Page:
Bengal, Separated by Religion, United by Ecosystem.13 Sep 2016
To the world outside of the Indian subcontinent, the freedom of the British Raj was commonly considered a huge win for the Indian people, and a repercussion of the toll that the United Kingdom had taken over World War II. Yet, like the empire chose to do with many of its holdings in the Middle East and Africa, the British split India fairly arbitrarily into two separate countries India and Pakistan (Bangladesh would later split from Pakistan in 1971, but would be at the time labelled East Pakistan or East Bengal). The critical separating factors were key socioeconomic divides that would prevent the country from growing at a significant rate for at least 50 years, but more impactful was the religious divide. India had developed a significant contingent of a Muslim population under British rule (about 50 percent), and while the lines of Pakistan and India were the most significant barriers by religion, the country was fairly sparse throughout. Some of these lines were drawn in the middle of two significant regions of India, Bengal and Punjab. The former would go from becoming the capital of India to one of the most impoverished parts of the world, and the Partition of India would cost the region over a million lives and more than half a decade of tension and religious based violence. Through all of that, the region would begin reconciliation over its most defining natural feature, the Bay of Bengal and the estuary of the Ganges.
As it still is today, the region has been defined by its fishing culture for over the last three centuries. It is the only truly sea-life rich area of the Indian peninsula, one where the majority of major rivers in the subcontinent converge to create the one of the largest estuaries in the world. The Bengal region is otherwise largely covered in tropical forests and farmland that once again relies of the Bay of Bengal for its survival and adequate irrigation. Yet, the entire region needed to work together to have an effective economy. Much of the prime fishing territory was on the East Pakistan side of the estuary, but in order to make an economy of the practice, much of the fish would be traded up the Ganges to Kolkata and beyond.
A large part of this economy began to fail once the lines were drawn in the Partition of India. Over the next ten years, a region once fairly assimilated by class and religion would begin to self segregate over the arbitrary border defined by the British. This would make such trade extremely hard, and disconnected West and East Bengal from their respective nations. This isolation festered internal frustration, and the two sides began to blame each other for the misfortune across the region. Those who were wealthy enough abandoned the region, and everyone else was trapped socioeconomically. Once the Indian and East Pakistan borders began to close, it became harder for people to move, and those who were misplaced as a minority were heavily persecuted and often killed. My grandparents lost a net total of seven siblings and several other family members to this effect.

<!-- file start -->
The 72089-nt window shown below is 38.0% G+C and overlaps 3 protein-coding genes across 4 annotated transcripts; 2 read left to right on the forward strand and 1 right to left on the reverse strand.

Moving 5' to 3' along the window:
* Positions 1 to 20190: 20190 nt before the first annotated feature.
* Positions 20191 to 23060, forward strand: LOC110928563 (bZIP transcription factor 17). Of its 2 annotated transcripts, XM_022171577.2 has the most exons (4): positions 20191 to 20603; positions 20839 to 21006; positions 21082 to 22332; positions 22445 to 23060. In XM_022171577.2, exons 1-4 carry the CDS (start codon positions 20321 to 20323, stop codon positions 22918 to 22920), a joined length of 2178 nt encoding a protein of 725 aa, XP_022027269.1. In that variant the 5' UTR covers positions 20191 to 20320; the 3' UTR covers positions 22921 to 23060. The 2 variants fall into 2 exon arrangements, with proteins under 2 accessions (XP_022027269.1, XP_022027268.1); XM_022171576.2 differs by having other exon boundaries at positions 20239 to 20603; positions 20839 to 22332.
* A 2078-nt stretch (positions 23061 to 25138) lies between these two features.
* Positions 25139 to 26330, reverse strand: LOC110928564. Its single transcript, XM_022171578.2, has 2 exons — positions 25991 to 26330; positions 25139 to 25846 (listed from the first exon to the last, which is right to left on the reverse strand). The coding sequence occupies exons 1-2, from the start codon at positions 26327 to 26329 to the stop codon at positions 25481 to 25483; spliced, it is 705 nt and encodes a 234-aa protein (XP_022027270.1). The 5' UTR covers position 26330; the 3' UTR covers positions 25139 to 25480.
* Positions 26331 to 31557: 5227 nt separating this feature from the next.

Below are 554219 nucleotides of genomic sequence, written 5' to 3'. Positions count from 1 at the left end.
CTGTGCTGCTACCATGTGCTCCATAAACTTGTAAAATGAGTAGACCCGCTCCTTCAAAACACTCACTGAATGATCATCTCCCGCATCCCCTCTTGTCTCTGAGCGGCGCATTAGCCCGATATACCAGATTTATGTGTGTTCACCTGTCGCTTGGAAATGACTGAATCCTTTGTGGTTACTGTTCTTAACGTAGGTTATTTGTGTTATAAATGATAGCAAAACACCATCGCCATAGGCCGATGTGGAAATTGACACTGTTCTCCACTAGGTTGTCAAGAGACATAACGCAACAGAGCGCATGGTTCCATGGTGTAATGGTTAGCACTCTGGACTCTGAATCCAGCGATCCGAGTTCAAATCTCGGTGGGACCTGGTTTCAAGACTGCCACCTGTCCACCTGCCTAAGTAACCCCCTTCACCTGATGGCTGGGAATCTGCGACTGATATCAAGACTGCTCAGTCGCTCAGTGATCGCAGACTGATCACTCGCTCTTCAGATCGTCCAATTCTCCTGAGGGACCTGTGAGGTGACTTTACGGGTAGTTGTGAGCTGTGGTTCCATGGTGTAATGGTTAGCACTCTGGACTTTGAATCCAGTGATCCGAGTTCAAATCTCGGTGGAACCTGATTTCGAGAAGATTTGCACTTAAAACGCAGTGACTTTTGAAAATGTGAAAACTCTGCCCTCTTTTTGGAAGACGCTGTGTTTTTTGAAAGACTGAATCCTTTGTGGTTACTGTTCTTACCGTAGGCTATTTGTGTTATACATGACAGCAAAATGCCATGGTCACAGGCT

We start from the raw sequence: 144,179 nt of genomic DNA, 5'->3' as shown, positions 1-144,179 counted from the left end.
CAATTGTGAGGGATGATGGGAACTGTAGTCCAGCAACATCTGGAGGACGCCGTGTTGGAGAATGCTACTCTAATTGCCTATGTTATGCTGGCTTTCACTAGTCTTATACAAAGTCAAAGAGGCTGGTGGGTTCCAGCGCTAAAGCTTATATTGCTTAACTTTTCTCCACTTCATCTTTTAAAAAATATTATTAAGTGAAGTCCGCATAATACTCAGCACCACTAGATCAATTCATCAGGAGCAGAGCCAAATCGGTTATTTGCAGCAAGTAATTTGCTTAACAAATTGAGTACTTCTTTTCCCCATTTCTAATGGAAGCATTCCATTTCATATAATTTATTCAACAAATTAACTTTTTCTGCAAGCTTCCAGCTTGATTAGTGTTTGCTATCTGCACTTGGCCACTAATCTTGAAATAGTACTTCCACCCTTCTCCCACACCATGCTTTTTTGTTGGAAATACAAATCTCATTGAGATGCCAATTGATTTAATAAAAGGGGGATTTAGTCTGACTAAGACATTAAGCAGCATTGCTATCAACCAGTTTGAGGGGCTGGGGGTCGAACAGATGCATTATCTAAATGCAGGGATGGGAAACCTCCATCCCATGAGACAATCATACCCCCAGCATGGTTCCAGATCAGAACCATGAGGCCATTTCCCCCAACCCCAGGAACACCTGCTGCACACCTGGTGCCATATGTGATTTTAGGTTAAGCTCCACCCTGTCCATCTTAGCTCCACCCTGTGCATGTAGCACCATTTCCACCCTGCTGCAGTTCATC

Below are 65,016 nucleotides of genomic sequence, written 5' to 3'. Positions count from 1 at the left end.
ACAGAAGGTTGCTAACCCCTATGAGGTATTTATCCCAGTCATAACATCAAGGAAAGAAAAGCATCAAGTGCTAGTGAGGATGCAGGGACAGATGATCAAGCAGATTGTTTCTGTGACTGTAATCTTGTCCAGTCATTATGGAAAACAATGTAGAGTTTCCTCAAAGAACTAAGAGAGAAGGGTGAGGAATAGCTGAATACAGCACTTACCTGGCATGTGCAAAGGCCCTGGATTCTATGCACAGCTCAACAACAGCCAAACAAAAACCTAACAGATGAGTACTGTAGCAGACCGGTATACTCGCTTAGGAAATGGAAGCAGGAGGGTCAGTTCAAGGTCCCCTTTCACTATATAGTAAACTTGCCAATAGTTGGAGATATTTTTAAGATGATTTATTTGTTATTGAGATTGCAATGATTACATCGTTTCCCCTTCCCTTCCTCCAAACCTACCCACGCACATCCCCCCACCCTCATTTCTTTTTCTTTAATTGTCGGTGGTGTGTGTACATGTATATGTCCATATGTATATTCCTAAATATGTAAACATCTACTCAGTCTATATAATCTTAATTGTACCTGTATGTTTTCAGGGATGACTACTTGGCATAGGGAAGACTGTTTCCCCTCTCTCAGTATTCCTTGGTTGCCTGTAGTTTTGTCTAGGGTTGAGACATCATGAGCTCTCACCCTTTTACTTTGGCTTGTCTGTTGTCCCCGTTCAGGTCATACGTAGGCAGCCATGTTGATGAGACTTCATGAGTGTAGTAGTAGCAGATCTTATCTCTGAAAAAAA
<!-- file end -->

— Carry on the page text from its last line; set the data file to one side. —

Since 1957, the people of Bengal have been able to make amends over the violence that once dominated the region due to the mutual dependency on the Bay and its defining factor in the operation of the region. After the dust settled over war and violence, the tension persisted. This tension defined the better part of the late 20th century, but began to diminish as younger generations began to take over industry, farming, and fishing. Slowly, but surely, the two countries began cooperation over trades and fishing rights, and these agreements have been critical to the assimilation of people into their own countries. Families have been since reunited, development has begun to once again progress after vastly falling behind the rest of India, and the diffusion of tension by religion in Bengal has been critical into eventual progress with rekindling relationships with other Muslim nations and moving the people of West Bengal out of the conservative right.
The next big challenge for the region will once again be defined by the Bay of Bengal. The region has the highest loss of landmass rate of any shore in the world cause by global warming. The expectation is by 2030 half of the current available land go underwater or inhabitable, displacing over thirty million people once again. For a region defined by massive migration and displacement, it’ll be hard for the people of Bengal to once again recover from another disaster. Yet, there’s reason to be optimistic. Many initiatives have been started by India and Bangladesh together to preemptively maintain the estuaries natural properties as well and creating natural forms of irrigation that are mitigated the effects of flooding. Many urban innovations have been made by cooperative research to prevent the effects of Global Warming tied to the natural monsoon season, and in like the two countries are developing the area in a manner that is respectful to the environment as well as each other. It took the region fifty years to heal, but it wouldn’t have been possible without their mutual connection to the Bay of Bengal.